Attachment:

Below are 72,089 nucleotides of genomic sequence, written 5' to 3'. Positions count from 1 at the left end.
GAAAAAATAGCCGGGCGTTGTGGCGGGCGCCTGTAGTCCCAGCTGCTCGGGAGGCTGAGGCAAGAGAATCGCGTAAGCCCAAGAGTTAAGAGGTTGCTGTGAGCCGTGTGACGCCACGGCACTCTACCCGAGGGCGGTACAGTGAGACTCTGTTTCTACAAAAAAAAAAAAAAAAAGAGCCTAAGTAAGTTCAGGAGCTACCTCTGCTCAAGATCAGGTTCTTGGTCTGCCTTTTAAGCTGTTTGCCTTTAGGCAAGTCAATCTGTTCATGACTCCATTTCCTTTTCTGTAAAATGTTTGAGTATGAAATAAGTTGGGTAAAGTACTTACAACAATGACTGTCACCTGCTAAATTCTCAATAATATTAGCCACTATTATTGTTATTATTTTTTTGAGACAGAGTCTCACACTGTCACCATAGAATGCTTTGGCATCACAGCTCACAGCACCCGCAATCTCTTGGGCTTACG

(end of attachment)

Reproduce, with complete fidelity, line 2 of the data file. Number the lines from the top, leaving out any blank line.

GAAAAAATAGCCGGGCGTTGTGGCGGGCGCCTGTAGTCCCAGCTGCTCGGGAGGCTGAGGCAAGAGAATCGCGTAAGCCCAAGAGTTAAGAGGTTGCTGTGAGCCGTGTGACGCCACGGCACTCTACCCGAGGGCGGTACAGTGAGACTCTGTTTCTACAAAAAAAAAAAAAAAAAGAGCCTAAGTAAGTTCAGGAGCTACCTCTGCTCAAGATCAGGTTCTTGGTCTGCCTTTTAAGCTGTTTGCCTTTAGGCAAGTCAATCTGTTCATGACTCCATTTCCTTTTCTGTAAAATGTTTGAGTATGAAATAAGTTGGGTAAAGTACTTACAACAATGACTGTCACCTGCTAAATTCTCAATAATATTAGCCACTATTATTGTTATTATTTTTTTGAGACAGAGTCTCACACTGTCACCATAGAATGCTTTGGCATCACAGCTCACAGCACCCGCAATCTCTTGGGCTTACG